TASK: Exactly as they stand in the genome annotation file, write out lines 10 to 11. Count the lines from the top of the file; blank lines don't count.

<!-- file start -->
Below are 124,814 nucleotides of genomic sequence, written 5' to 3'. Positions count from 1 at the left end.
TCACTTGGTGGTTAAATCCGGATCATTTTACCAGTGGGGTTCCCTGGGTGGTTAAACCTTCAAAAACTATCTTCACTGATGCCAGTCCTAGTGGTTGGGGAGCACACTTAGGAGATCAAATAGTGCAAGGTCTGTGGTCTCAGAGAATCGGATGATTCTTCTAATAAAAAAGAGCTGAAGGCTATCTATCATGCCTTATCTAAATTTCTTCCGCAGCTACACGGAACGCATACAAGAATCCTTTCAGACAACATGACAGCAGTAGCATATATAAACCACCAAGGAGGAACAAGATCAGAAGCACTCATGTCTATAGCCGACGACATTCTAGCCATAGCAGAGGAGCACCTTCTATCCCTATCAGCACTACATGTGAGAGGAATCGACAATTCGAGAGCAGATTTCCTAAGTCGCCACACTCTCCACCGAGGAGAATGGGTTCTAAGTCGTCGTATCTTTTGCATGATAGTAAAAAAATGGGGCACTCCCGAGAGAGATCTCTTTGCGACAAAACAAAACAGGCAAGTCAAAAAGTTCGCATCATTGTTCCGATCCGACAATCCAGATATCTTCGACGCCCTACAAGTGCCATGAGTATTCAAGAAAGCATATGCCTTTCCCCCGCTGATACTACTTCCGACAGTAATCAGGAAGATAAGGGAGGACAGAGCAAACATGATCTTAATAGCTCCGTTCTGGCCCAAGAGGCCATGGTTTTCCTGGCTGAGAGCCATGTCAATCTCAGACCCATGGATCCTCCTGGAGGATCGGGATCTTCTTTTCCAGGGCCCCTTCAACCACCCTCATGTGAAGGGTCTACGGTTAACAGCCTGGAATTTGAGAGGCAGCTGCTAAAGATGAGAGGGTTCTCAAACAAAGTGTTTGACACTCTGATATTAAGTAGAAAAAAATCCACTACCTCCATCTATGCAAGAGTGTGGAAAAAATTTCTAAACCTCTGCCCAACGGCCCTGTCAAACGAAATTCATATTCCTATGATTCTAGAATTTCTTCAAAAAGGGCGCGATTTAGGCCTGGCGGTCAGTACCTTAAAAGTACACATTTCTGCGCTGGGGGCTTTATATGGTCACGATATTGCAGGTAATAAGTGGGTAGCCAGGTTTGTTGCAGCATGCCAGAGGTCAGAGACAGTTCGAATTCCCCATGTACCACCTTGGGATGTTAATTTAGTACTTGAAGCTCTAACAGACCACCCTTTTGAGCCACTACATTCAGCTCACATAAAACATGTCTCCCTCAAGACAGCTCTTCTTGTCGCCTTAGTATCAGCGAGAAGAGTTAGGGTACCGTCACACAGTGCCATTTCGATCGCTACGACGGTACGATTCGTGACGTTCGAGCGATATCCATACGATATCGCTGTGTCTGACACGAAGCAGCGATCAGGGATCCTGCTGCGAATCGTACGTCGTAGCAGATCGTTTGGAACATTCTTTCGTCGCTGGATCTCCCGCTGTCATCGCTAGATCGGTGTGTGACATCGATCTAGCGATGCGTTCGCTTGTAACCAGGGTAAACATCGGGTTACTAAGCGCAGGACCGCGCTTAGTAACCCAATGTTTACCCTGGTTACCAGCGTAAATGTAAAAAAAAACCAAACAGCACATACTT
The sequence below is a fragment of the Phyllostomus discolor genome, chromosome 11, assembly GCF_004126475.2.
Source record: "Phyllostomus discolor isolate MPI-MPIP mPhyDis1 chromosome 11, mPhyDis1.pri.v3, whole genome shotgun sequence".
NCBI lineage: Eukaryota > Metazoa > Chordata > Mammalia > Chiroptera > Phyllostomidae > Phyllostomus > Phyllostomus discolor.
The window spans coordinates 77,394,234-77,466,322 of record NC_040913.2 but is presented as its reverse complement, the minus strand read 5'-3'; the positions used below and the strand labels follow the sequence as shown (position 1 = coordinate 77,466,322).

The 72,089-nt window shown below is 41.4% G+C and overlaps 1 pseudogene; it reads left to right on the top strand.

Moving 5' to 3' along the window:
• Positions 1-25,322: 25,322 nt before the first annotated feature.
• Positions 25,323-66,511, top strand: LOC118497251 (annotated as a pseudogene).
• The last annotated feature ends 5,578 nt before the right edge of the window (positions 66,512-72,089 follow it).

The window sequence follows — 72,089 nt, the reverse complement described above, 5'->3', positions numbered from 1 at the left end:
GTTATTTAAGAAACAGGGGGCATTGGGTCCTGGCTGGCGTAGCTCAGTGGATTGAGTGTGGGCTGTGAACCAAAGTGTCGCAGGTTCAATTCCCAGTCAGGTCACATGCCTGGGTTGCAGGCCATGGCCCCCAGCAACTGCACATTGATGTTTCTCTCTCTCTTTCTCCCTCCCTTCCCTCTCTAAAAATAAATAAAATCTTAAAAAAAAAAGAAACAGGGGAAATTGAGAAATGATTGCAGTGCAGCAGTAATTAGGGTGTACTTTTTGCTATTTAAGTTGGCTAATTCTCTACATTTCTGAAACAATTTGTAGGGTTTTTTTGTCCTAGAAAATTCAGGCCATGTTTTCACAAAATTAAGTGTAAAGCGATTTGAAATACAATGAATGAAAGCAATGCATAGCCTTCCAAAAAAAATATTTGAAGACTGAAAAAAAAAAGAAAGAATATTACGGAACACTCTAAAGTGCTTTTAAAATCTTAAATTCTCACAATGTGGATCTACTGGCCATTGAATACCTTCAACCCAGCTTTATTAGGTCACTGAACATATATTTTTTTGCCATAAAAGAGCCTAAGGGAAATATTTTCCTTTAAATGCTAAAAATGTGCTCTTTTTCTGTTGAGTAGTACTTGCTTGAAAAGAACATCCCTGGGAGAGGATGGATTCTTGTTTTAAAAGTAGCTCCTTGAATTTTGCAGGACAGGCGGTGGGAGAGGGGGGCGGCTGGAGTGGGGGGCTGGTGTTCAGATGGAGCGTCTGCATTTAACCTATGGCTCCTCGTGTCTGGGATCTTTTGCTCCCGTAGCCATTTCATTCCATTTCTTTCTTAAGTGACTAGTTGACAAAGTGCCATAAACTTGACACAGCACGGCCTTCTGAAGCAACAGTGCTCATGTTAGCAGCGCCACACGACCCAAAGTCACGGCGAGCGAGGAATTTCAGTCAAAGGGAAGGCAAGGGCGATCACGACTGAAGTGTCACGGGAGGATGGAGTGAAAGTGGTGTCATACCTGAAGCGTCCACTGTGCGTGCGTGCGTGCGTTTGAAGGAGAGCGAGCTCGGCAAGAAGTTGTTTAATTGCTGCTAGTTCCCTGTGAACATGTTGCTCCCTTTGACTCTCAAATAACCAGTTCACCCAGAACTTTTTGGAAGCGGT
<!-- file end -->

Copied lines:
• Positions 25,323-66,511, top strand: LOC118497251 (annotated as a pseudogene).
• The last annotated feature ends 5,578 nt before the right edge of the window (positions 66,512-72,089 follow it).